Background: Preliminary evidence suggests that certain cannabinoids may be beneficial for the treatment of anxiety and post-Traumatic stress disorder (PTSD). However, it is unclear whether prescribing health care professionals view medicinal cannabis as a safe and effective option for treatment of these disorders. Methods: Three hundred fifty-Two prescribing health care professionals across the United States completed an online survey assessing attitudes, knowledge, and practices surrounding the recommendation and evaluation of cannabis use for their patients with anxiety and/or PTSD. Results: The majority of providers reported seeing at least some potential benefit in the therapeutic application of cannabinoids for PTSD (z=7.24, p<0.001) and anxiety symptoms (z=8.15, p<0.001), although they neither viewed it as safe for patients with PTSD (90%) or anxiety (92%), nor recommended it to their patients (98%). Meanwhile, nearly all providers (89%) in this survey reported being interested in receiving more formal training related to cannabis. Prescribing health care professionals were largely aware of the legislative status of medicinal cannabis within their state. Conclusions: While the majority of medical providers are generally aware of their state's cannabis laws and believe that cannabis might be at least somewhat helpful for PTSD or anxiety symptoms, most providers do not currently recommend medicinal cannabis for the treatment of PTSD or anxiety.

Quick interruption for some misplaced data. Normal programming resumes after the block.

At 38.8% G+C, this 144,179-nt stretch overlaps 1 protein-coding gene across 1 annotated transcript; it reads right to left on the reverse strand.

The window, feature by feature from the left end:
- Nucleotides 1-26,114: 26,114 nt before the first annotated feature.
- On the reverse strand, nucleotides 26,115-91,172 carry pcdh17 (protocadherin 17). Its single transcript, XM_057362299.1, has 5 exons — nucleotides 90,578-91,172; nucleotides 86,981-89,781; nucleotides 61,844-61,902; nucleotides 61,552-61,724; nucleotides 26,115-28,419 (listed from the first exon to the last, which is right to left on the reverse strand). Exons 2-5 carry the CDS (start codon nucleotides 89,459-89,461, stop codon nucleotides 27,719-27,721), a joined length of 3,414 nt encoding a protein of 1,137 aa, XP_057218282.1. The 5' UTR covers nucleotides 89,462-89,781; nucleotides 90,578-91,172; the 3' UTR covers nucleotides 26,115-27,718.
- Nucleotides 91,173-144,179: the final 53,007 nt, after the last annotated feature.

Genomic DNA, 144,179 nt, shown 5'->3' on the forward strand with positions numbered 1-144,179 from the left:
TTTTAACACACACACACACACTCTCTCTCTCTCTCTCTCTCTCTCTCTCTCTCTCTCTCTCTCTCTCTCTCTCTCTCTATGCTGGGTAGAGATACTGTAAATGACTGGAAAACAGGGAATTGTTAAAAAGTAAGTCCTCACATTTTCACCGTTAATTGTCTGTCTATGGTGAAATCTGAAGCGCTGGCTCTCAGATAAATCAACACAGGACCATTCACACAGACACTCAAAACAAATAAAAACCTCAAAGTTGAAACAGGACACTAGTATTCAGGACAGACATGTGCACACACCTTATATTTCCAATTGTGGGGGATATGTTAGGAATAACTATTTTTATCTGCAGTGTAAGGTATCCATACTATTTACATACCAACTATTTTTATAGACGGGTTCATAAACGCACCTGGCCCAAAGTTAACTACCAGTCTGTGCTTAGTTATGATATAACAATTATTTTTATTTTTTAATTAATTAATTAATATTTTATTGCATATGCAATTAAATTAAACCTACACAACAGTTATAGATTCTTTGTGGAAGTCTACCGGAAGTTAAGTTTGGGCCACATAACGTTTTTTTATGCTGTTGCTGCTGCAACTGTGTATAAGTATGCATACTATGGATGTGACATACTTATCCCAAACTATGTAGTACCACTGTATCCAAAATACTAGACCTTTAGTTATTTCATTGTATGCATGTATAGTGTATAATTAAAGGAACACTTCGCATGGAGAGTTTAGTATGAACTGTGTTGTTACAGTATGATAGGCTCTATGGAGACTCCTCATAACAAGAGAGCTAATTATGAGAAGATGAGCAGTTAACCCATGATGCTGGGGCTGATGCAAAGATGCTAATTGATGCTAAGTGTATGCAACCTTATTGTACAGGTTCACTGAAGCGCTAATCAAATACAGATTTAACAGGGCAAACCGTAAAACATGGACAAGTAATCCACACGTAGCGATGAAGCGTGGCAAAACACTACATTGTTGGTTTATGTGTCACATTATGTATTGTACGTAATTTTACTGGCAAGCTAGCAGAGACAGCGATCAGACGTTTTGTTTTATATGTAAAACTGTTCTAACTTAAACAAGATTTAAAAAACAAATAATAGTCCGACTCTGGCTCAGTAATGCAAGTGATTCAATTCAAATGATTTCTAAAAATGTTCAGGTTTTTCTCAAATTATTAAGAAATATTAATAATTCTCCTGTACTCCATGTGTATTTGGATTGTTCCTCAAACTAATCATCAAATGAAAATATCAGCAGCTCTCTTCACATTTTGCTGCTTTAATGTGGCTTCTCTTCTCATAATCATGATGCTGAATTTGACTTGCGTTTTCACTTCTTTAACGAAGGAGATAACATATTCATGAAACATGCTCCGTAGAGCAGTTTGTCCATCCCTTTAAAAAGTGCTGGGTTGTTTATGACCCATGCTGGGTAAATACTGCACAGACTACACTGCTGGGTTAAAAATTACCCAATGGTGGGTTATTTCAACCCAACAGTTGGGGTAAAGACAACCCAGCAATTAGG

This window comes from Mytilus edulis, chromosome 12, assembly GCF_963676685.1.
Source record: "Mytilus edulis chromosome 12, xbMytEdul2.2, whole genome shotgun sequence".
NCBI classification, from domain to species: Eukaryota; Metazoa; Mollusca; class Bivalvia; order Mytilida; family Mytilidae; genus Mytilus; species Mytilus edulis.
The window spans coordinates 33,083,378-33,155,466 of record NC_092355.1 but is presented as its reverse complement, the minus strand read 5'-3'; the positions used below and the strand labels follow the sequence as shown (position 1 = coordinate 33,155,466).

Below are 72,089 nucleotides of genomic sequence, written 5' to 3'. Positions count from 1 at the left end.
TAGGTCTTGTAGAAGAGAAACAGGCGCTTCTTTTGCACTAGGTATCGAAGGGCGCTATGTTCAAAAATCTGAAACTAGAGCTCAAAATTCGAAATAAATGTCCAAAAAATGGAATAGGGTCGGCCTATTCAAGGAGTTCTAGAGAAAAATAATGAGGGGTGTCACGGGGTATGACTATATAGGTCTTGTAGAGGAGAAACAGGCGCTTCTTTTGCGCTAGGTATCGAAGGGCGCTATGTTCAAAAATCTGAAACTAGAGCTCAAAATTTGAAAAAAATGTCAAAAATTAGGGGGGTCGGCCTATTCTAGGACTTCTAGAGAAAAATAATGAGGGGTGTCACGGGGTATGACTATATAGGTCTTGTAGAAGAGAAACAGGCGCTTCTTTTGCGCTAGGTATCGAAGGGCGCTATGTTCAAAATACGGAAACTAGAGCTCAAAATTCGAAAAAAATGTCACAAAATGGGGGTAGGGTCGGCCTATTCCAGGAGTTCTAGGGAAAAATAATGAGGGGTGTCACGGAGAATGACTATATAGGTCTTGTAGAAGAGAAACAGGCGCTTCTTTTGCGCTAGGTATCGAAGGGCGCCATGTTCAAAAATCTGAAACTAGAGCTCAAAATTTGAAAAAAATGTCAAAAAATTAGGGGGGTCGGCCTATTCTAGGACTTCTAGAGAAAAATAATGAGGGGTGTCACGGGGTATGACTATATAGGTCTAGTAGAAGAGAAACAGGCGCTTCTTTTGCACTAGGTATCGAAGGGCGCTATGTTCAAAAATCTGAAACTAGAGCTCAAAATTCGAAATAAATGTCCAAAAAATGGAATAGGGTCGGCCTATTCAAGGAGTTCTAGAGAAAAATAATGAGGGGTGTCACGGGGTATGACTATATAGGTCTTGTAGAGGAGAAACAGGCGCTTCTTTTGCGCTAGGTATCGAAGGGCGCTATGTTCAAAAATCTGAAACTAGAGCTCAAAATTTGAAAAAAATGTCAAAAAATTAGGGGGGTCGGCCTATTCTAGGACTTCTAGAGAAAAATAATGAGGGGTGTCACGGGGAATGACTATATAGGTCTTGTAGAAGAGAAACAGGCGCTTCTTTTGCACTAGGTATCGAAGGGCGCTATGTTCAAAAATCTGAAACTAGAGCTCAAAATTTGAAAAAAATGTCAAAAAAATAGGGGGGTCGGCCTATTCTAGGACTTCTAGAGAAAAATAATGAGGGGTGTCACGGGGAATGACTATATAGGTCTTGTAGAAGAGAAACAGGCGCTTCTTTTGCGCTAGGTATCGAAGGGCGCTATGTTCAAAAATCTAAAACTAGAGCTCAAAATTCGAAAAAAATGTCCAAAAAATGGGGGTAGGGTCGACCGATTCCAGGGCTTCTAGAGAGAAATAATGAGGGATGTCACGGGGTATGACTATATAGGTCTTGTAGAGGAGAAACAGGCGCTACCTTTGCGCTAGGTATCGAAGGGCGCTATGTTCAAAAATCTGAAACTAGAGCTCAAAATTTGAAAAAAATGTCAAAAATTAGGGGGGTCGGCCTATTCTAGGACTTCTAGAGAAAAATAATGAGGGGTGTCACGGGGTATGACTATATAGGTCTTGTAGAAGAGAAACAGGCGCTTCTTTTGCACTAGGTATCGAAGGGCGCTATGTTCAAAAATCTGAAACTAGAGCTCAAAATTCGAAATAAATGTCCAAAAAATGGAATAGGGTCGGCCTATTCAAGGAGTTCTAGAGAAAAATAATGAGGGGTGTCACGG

- medicinal cannabis
- physician recommendation